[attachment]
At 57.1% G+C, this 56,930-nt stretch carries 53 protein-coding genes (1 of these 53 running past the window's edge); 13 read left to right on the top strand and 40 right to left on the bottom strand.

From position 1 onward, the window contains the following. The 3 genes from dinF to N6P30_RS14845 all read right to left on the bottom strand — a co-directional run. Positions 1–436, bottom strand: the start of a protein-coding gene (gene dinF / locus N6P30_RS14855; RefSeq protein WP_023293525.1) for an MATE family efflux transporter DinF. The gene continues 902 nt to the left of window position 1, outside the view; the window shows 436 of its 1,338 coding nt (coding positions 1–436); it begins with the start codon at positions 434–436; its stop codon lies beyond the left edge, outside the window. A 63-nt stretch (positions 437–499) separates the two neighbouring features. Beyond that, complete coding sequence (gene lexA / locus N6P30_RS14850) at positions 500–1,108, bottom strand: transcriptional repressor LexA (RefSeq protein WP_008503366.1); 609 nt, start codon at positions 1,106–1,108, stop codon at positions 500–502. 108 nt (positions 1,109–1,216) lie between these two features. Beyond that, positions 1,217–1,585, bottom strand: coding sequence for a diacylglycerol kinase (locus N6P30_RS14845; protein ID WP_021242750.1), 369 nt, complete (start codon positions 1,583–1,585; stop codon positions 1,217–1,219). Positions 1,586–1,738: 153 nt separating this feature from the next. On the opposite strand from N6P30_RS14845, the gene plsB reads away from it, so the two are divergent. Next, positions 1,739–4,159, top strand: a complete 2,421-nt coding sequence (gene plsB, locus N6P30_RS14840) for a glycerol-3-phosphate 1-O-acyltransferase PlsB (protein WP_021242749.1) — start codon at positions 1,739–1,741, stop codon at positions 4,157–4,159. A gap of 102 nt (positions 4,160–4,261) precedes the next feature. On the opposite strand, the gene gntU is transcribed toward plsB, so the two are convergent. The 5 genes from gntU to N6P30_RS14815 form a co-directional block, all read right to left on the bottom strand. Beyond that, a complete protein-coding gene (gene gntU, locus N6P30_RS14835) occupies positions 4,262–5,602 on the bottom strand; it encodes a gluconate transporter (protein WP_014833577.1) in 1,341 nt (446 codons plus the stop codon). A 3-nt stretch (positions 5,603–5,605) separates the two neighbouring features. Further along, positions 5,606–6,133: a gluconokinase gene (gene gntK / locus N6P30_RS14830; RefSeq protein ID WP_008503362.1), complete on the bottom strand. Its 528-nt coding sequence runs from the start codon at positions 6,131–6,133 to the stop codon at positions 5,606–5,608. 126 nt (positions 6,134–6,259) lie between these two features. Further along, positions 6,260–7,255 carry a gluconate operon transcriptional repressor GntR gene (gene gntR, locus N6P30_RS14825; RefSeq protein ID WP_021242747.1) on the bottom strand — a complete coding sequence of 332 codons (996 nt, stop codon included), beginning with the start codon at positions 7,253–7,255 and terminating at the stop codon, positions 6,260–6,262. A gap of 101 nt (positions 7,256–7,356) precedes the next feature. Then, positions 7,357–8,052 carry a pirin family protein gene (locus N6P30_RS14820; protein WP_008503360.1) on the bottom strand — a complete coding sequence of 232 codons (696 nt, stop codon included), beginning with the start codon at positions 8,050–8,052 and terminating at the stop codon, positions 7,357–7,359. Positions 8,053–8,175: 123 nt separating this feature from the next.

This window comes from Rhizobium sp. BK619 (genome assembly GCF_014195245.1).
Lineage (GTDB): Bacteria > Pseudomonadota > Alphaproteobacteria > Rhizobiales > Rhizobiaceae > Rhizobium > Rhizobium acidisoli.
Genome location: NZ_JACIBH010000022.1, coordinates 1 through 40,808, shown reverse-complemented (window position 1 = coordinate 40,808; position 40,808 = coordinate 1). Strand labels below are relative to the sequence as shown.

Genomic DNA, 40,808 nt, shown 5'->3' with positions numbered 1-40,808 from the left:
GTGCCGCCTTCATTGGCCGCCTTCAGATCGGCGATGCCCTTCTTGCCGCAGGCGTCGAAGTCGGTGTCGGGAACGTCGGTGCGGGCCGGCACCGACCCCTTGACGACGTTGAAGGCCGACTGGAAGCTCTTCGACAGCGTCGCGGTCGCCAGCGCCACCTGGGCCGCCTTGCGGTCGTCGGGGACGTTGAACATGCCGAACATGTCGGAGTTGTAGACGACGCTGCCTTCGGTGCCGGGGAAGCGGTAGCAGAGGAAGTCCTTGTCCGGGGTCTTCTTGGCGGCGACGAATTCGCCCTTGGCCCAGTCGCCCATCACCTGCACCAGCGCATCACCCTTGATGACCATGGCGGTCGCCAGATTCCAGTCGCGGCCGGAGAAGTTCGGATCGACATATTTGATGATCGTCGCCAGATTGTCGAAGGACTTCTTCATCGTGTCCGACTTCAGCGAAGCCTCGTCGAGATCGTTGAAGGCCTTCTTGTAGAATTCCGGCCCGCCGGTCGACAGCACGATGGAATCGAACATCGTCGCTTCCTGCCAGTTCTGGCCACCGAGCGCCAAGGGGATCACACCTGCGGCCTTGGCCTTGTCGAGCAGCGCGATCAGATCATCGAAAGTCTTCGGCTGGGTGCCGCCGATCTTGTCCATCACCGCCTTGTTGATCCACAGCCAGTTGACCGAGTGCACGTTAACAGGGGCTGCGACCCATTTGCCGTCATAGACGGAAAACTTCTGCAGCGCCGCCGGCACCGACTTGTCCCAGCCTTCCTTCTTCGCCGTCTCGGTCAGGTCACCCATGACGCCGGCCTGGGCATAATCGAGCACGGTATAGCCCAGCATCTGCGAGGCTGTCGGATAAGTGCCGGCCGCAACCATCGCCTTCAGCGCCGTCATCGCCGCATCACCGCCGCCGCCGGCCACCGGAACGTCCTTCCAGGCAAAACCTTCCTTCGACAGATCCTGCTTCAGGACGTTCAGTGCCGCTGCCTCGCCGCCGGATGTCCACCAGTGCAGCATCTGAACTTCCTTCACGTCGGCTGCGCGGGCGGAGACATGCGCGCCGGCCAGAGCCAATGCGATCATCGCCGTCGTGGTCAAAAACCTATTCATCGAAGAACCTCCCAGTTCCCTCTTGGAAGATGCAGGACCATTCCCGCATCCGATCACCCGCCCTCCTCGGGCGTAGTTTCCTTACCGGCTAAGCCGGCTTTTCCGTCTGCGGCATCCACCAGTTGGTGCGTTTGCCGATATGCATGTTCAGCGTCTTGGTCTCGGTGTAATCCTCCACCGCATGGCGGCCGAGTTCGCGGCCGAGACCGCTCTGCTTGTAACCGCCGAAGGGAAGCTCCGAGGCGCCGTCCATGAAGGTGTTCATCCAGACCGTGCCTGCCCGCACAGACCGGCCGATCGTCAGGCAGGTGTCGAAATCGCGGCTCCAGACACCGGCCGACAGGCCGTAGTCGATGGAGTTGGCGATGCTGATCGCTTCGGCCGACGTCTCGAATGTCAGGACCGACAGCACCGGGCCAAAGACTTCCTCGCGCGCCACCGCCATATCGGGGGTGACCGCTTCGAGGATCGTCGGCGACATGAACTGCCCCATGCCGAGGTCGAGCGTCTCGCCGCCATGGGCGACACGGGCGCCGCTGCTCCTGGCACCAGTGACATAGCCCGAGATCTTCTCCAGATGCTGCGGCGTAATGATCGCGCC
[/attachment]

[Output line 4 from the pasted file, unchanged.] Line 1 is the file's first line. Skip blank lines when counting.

Lineage (GTDB): Bacteria > Pseudomonadota > Alphaproteobacteria > Rhizobiales > Rhizobiaceae > Rhizobium > Rhizobium acidisoli.